Saturday, August 06, 2011


I was seven years old in 1942, and living in Beaumont. That same year, my dad celebrated his 35th birthday. This made a significant impression on me. I thought Dad was ancient. There was just no way could one of my parents be that old.

Fast-forward to August 2, 2011. The headlines could have read, “BEAUMONT TEEN TURNS 40.” My daughter, Deana Hamby Nall celebrated her 40th birthday. Again this made a significant impression on me. How was it that my daughter could seem so young at age 40 when my dad was so ancient at 35? After all, I am only 75 and my wife, Mardell is only 66. What has changed since 1942? Don’t answer that.

Deana, who lived much of her younger years in Beaumont, agreed to sit down with me and answer a few questions:

Winston: What are your impressions of reaching 40 years of age?

Deana: When I was approaching 30, I wrote a column for the Beaumont Enterprise in which I reflected on the sadness that I was “too young not to be young anymore.” I don’t feel that way now. I still feel young and don’t think I’m too old to feel that way.

W: What is your first memory?

D: Lying in my crib on my tummy (no one knew that was dangerous back then) and Mom rubbing my back. I had to have been pretty small because I remember noticing her hand and my back were about the same size.

W: What did you think that day we visited Bottomless Lakes State Park in New Mexico? You were only five years old.

D: Like I told you and Mom that day when you asked me what I thought of that beautiful lake of green water, “God sure did do a good job.”

W: I have always wondered when it was that you became aware of boys being more than just boys?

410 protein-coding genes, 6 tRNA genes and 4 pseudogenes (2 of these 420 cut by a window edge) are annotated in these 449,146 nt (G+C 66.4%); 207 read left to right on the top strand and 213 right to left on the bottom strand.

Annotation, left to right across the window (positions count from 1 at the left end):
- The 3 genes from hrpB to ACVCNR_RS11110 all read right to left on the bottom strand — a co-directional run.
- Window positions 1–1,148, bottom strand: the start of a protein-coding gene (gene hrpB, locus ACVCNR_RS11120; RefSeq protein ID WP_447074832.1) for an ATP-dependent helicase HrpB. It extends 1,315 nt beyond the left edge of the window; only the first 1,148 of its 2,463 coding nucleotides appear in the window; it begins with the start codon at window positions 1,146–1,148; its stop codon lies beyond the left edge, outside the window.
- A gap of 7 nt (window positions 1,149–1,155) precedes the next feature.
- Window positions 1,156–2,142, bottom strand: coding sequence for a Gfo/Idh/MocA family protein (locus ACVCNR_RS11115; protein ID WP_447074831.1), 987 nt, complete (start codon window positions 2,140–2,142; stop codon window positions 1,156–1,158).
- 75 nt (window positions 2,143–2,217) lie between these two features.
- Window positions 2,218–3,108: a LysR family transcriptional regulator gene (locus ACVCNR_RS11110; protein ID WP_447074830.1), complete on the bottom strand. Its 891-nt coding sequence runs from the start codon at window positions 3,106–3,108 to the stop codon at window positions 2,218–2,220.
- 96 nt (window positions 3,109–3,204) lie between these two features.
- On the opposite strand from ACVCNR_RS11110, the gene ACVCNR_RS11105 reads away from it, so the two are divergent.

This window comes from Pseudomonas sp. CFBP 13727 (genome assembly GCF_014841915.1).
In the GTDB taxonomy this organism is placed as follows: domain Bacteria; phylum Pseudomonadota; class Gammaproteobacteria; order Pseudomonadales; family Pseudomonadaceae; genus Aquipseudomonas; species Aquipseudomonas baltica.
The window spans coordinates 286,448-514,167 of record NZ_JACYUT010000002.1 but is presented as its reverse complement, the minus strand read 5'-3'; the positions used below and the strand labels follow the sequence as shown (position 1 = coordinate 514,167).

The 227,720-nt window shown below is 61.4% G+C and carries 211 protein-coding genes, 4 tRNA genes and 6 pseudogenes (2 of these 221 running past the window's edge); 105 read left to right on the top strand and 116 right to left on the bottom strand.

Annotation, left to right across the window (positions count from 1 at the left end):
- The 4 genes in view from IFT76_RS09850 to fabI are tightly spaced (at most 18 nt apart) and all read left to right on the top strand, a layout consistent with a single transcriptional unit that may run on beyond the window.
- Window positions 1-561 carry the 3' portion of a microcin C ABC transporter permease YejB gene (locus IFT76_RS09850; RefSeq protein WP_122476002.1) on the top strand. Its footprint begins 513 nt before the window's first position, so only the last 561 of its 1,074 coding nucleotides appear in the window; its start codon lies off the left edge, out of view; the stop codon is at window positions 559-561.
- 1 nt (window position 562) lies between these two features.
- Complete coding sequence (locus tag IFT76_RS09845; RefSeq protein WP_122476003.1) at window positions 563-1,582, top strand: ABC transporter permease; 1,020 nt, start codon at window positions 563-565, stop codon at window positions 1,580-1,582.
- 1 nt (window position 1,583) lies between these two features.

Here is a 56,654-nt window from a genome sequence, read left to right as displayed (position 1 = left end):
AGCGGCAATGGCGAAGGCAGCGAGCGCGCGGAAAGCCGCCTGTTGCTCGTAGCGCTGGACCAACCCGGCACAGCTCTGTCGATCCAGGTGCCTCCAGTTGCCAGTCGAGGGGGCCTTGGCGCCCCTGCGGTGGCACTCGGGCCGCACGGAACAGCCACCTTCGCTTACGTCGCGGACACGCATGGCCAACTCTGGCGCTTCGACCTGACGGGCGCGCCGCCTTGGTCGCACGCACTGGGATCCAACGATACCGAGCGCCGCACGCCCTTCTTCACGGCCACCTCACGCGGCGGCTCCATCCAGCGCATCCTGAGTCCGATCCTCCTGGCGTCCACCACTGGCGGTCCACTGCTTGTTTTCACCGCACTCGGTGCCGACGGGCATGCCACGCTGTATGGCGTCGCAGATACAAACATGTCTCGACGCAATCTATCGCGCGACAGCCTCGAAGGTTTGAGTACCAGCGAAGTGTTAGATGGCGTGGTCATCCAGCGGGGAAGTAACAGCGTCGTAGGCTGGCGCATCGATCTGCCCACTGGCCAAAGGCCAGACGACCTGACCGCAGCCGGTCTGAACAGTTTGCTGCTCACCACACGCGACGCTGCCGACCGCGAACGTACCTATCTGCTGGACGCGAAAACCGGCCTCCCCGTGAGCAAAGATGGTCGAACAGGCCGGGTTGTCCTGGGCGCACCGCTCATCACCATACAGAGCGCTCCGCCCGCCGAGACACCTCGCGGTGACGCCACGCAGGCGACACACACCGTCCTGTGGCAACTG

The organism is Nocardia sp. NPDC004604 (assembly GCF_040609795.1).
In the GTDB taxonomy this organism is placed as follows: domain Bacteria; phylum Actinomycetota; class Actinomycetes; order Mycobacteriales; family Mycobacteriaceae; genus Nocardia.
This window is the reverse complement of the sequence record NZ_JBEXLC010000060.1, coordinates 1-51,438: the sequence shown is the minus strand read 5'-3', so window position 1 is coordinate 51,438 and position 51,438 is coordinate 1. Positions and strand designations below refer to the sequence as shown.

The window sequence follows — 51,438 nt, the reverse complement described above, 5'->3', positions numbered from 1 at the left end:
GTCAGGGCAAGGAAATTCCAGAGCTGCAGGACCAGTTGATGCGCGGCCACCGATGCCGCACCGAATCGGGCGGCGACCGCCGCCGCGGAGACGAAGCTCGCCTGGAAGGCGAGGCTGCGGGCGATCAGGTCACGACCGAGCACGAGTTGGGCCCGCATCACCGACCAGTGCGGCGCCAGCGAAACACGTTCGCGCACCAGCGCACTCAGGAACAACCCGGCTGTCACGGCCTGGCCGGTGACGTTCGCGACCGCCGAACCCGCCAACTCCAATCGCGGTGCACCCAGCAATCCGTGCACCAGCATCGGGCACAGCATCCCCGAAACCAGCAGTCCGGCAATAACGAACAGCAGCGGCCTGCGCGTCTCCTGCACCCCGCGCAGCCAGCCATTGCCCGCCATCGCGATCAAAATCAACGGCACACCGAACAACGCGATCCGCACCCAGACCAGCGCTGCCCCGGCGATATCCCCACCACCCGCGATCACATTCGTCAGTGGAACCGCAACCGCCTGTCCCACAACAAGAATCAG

D: Earlier than you probably think. By 4th grade, I wanted to marry Bo and Luke and Duke plus all the teenage boys at church. Boys my age, however, were just boys.

W: What have been your impressions of God and the spiritual warfare in your life?

D: I grew up with a very black and white faith and had answers to all the question. Now, the black and white have swirled into gray and I have more questions than answers. Which I think is healthier than the former.

W: How many times did you see “Back To The Future?”

D: Eleven times before it came out on video.

W: Are there any books you have read more than twice?

D: I’ve read To Kill a Mocking Bird many times since I first read it for English class at Beaumont Christian High School. I’ve read Laura Ingalls Wilder’s Little House series more times than I can count. I still read those books.

W: Since I was a youth minister during all those years of your growing up, how did you cope with being a PK (preacher’s kid)?

D: That was truly a blessing in many ways. It really only bothered me when the “glass house” syndrome would surface—when I couldn’t do something that was really OK, but it might reflect poorly on our family because of certain people’s beliefs. Like the way I had to beg and plead to go to West Brook High School’s homecoming dance with my then-boyfriend because our church frowned upon dancing. You didn’t think dancing would send me to hell, but you did worry about church people finding out and how they would react. You finally let me go when I promised not to dance. My boyfriend and I did dance to Bon Jovi’s “Never Say Goodbye” that night, and it’s still one of my sweetest high school memories. Sorry about that.

W: Out of all the houses where we lived in New Mexico and Texas, which one was your favorite?